• Fundamentals of Academic Writing: Students learn how to work with ideas and information in Chapter 7. Through instruction and example, they learn about the principles of academic inquiry and how to write like a scholar; how to write well-developed, coherent, and cohesive paragraphs; how to summarize, paraphrase, and synthesize ideas; how to frame an argument; and how to introduce a writing project and guide readers through it by effectively using transitions.
    • Using Sources: Four chapters on using and documenting sources (Chapters 9-12) provide all the research information students need to find, evaluate, integrate, and document sources in MLA style. The rhetorical context is emphasized throughout to help students make choices that will resonate with their readers.
    • Document Design: The rhetorical usefulness and the principles of document design are covered in a separate chapter that also discusses three design projects in different media: print documents, Prezi presentations, and website design. Advice about working with visual elements such as tables, charts, graphs, and images is also included.
    • Ten Core Concepts: The ten core concepts represent the ten most important moves and habits of effective writers. As presented in this guide, they function as a set of principles and processes that students can apply to any writing project. The core concepts serve as a framework for understanding writing and as a practical, step-by-step guide for negotiating the demands of college writing assignments.
    • Visual, Interactive Guide: Chapter 3 presents a visual, interactive guide that students can use to apply the core concepts to any piece of writing. Students who use the questions and flow charts in this chapter can be assured that they will do the critical thinking and make the decisions necessary for creating an effective writing project.
    • New Introductions to Analysis and Argument: New chapters on "Understanding Analytical Writing" (Chapter 5) and "Understanding Argument" (Chapter 6) introduce students to the key features of these two important forms of academic writing. The chapters also include annotated professional readings, and offer Writing Project assignments that provide ideas for students' own compositions.
    • Expanded Discussion of Plagiarism and How to Avoid It: Chapter 11 includes new material that helps students understand plagiarism in the context of the rapidly expanding availability of materials on the Internet. This expanded discussion includes specific strategies that students can use to avoid plagiarism and basic principles for using intellectual property.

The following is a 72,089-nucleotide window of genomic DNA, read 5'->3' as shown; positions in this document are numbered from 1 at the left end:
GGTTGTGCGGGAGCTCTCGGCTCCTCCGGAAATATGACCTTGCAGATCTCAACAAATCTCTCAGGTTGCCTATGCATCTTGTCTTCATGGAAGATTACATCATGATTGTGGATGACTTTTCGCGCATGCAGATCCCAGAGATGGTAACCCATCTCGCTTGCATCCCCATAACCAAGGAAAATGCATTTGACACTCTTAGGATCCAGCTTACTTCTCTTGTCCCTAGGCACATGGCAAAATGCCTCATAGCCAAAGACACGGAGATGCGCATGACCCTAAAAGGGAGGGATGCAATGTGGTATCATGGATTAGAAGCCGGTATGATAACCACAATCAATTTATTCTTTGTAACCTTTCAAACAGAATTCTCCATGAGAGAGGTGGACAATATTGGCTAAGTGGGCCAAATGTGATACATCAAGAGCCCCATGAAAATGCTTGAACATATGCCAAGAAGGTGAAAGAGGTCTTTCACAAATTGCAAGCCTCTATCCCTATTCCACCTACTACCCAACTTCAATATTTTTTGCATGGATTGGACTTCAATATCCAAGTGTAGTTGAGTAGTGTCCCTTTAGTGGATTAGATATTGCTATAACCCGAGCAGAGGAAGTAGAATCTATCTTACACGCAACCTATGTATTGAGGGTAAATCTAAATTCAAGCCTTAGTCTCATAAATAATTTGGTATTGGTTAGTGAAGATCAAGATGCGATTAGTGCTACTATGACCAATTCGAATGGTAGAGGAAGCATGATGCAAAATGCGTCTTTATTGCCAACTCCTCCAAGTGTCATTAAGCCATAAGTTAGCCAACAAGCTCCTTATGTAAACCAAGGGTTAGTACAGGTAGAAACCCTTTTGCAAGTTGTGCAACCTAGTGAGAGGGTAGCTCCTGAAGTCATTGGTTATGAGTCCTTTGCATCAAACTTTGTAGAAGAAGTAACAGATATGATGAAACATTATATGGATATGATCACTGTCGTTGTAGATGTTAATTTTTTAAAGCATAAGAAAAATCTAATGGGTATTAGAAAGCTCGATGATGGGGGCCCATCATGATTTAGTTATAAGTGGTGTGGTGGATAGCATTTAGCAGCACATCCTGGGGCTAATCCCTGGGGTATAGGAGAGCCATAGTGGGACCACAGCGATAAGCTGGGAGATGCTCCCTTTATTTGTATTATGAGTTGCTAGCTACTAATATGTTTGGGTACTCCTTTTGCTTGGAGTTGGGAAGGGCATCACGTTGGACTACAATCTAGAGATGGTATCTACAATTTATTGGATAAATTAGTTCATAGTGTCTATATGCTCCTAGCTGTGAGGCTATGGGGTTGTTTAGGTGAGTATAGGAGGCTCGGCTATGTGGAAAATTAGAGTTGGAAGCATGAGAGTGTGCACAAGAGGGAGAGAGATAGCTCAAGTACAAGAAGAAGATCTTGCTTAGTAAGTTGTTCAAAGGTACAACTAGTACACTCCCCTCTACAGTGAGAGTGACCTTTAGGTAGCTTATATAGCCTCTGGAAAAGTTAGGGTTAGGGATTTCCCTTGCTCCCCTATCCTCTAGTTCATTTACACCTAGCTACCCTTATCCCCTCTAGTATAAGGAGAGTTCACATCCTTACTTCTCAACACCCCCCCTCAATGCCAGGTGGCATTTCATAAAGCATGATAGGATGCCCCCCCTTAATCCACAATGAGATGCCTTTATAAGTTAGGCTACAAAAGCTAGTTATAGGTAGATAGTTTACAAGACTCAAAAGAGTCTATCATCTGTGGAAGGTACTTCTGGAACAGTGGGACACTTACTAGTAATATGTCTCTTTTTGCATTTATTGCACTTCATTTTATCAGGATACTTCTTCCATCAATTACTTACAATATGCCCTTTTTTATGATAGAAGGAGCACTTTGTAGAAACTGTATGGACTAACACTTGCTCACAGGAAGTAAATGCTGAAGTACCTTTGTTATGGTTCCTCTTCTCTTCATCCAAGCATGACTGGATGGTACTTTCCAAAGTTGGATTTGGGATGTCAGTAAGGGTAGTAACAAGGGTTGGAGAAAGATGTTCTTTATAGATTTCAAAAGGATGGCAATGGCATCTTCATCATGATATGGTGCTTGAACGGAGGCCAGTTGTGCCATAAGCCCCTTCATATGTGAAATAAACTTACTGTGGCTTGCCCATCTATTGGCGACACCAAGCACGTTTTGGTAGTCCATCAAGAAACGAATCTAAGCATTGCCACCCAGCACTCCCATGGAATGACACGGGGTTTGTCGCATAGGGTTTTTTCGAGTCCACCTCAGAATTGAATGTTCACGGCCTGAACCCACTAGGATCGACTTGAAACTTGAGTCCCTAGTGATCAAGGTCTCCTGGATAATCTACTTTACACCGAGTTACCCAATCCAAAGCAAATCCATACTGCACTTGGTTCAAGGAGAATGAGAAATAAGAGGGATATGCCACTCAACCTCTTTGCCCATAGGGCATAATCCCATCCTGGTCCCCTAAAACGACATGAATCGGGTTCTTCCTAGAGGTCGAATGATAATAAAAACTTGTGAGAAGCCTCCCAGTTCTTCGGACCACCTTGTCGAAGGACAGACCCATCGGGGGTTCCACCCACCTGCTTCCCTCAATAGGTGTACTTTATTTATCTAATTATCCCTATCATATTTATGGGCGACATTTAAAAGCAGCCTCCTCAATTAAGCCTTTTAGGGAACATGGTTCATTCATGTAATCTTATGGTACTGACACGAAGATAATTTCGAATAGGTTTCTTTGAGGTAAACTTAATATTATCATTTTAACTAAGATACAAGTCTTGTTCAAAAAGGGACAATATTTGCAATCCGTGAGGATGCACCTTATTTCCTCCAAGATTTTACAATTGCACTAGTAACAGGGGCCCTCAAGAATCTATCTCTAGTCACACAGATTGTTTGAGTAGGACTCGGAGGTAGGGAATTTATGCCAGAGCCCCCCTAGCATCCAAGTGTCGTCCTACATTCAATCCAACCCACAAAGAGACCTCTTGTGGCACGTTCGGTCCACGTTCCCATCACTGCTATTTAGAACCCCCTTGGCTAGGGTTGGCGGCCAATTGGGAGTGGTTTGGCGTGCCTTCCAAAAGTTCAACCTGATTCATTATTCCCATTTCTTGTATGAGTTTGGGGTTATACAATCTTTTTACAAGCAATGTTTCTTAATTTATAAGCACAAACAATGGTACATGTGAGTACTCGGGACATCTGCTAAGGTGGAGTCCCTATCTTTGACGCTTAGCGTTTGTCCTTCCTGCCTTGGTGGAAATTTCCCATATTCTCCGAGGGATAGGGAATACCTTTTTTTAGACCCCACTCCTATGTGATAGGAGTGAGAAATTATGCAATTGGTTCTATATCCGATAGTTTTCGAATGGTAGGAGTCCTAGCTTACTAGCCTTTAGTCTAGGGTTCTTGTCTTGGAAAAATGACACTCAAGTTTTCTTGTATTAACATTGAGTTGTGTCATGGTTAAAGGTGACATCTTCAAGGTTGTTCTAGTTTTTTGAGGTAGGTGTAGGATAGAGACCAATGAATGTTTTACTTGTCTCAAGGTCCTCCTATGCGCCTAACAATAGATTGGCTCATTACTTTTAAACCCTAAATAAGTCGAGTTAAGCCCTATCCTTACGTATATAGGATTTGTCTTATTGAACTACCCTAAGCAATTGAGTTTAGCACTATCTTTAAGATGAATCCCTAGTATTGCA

• New Student Case Study: Chapter 4 features a new student project and allows students to see how Chloe Charles applied the ten core concepts to a real writing assignment. The chapter follows Chloe's composing process and shows her work at many stages, from developing a guiding thesis statement, to responding to peer and instructor feedback to a draft, to her final submitted essay.
    • New “Talking About This Reading” Dialogue with Students: The professional readings in Chapters 5 and 6 are accompanied by a unique, new "Talking About This Reading" feature in which real students comment on challenging elements or inspiring ideas in the reading. Author Bob Yagelski replies to each student comment with specific reading strategies or advice on how to use an idea as a starting point for a writing project.
    • Updated Guidance for Finding and Using Sources: Chapters 9, 10, and 11 have been carefully revised to provide students with up-to-date guidance for finding, evaluating, and using relevant and reliable source materials for their research projects. This revised discussion will help students navigate the rapidly changing nature of digital technologies, which can improve the availability of source material but also complicate the process of locating and evaluating that material.
    • Updated MLA Guidelines: Chapter 12 has been extensively revised to reflect the new 2016 MLA guidelines for documenting sources. The chapter also includes many new model citations and new digital examples to help students cite sources accurately.
For more information about these supplements, or to obtain them, contact your Learning Consultant

  • Robert P. Yagelski is Associate Vice Provost and Director of the Program in Writing and Critical Inquiry and Professor of English Education in the Department of Educational Theory and Practice at the State University of New York (SUNY) at Albany. He also teaches courses at SUNY-Albany in writing, composition theory and pedagogy, critical pedagogy, and qualitative research methods and helps prepare secondary school teachers. Considered a leading voice in composition theory, Professor Yagelski is widely published in the major journals in the field. He is also director of the Capital District Writing Project, a site of the National Writing Project, and former director of the SUNY-Albany Writing Center. He earned his Ph.D. in Rhetoric and Composition from The Ohio State University.